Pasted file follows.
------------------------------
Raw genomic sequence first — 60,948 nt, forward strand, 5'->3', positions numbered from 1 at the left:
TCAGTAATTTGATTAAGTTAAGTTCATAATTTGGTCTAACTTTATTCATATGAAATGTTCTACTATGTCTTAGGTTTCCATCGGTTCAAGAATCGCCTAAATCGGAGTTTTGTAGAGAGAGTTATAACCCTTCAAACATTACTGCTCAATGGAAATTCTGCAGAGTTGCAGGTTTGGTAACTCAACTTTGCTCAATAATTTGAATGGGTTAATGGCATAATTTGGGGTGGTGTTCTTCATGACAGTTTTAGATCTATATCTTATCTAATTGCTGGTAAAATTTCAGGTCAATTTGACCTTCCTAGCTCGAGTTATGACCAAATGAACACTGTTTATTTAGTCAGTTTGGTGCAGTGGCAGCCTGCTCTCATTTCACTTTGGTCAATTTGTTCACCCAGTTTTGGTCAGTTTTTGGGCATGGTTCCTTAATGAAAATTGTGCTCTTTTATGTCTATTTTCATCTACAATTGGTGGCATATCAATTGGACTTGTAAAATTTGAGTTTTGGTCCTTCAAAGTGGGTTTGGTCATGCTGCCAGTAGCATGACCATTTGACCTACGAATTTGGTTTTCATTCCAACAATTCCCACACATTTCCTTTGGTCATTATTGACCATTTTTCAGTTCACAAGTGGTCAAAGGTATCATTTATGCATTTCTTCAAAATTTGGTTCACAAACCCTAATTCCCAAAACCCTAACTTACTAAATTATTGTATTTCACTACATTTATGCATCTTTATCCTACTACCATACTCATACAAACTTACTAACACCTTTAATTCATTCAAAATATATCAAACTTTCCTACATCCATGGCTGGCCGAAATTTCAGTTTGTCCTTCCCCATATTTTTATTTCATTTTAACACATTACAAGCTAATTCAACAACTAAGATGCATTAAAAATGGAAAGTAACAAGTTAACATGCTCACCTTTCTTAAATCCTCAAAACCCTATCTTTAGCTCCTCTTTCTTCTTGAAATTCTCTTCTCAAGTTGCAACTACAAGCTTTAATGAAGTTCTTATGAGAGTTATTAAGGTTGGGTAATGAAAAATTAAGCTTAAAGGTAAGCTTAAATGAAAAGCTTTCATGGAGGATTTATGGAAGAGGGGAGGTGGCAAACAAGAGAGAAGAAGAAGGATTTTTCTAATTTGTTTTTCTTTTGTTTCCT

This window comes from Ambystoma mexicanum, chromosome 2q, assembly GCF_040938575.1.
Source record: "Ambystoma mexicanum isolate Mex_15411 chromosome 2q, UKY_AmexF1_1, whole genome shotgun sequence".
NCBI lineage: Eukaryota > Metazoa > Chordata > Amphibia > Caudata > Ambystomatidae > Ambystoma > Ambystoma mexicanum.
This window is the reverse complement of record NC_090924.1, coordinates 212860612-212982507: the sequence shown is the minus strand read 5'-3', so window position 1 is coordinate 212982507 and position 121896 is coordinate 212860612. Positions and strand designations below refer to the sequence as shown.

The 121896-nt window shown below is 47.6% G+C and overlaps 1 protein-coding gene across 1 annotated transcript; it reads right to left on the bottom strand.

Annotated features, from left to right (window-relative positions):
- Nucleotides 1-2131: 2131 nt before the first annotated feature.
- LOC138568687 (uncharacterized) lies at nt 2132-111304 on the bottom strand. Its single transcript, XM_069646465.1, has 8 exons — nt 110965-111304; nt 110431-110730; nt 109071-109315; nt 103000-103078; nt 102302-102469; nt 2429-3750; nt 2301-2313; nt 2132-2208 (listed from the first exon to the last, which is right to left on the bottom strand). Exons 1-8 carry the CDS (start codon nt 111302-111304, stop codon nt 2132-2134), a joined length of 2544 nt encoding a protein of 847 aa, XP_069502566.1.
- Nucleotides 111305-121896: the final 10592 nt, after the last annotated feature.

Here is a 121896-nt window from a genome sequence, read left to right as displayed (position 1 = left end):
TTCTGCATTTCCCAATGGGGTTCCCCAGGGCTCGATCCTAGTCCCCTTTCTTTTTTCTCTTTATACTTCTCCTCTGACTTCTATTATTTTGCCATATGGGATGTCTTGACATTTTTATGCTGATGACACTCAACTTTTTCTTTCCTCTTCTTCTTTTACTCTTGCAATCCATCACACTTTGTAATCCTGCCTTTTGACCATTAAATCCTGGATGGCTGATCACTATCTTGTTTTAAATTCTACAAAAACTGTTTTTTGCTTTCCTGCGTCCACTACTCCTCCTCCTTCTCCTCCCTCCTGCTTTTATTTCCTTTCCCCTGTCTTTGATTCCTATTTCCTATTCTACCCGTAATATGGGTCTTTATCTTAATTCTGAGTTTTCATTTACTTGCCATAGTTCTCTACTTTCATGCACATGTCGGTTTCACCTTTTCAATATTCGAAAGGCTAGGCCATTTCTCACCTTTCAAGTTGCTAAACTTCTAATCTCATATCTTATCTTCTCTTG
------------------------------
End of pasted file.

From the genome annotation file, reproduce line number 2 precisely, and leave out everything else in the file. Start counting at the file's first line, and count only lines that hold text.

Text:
TCAGTAATTTGATTAAGTTAAGTTCATAATTTGGTCTAACTTTATTCATATGAAATGTTCTACTATGTCTTAGGTTTCCATCGGTTCAAGAATCGCCTAAATCGGAGTTTTGTAGAGAGAGTTATAACCCTTCAAACATTACTGCTCAATGGAAATTCTGCAGAGTTGCAGGTTTGGTAACTCAACTTTGCTCAATAATTTGAATGGGTTAATGGCATAATTTGGGGTGGTGTTCTTCATGACAGTTTTAGATCTATATCTTATCTAATTGCTGGTAAAATTTCAGGTCAATTTGACCTTCCTAGCTCGAGTTATGACCAAATGAACACTGTTTATTTAGTCAGTTTGGTGCAGTGGCAGCCTGCTCTCATTTCACTTTGGTCAATTTGTTCACCCAGTTTTGGTCAGTTTTTGGGCATGGTTCCTTAATGAAAATTGTGCTCTTTTATGTCTATTTTCATCTACAATTGGTGGCATATCAATTGGACTTGTAAAATTTGAGTTTTGGTCCTTCAAAGTGGGTTTGGTCATGCTGCCAGTAGCATGACCATTTGACCTACGAATTTGGTTTTCATTCCAACAATTCCCACACATTTCCTTTGGTCATTATTGACCATTTTTCAGTTCACAAGTGGTCAAAGGTATCATTTATGCATTTCTTCAAAATTTGGTTCACAAACCCTAATTCCCAAAACCCTAACTTACTAAATTATTGTATTTCACTACATTTATGCATCTTTATCCTACTACCATACTCATACAAACTTACTAACACCTTTAATTCATTCAAAATATATCAAACTTTCCTACATCCATGGCTGGCCGAAATTTCAGTTTGTCCTTCCCCATATTTTTATTTCATTTTAACACATTACAAGCTAATTCAACAACTAAGATGCATTAAAAATGGAAAGTAACAAGTTAACATGCTCACCTTTCTTAAATCCTCAAAACCCTATCTTTAGCTCCTCTTTCTTCTTGAAATTCTCTTCTCAAGTTGCAACTACAAGCTTTAATGAAGTTCTTATGAGAGTTATTAAGGTTGGGTAATGAAAAATTAAGCTTAAAGGTAAGCTTAAATGAAAAGCTTTCATGGAGGATTTATGGAAGAGGGGAGGTGGCAAACAAGAGAGAAGAAGAAGGATTTTTCTAATTTGTTTTTCTTTTGTTTCCT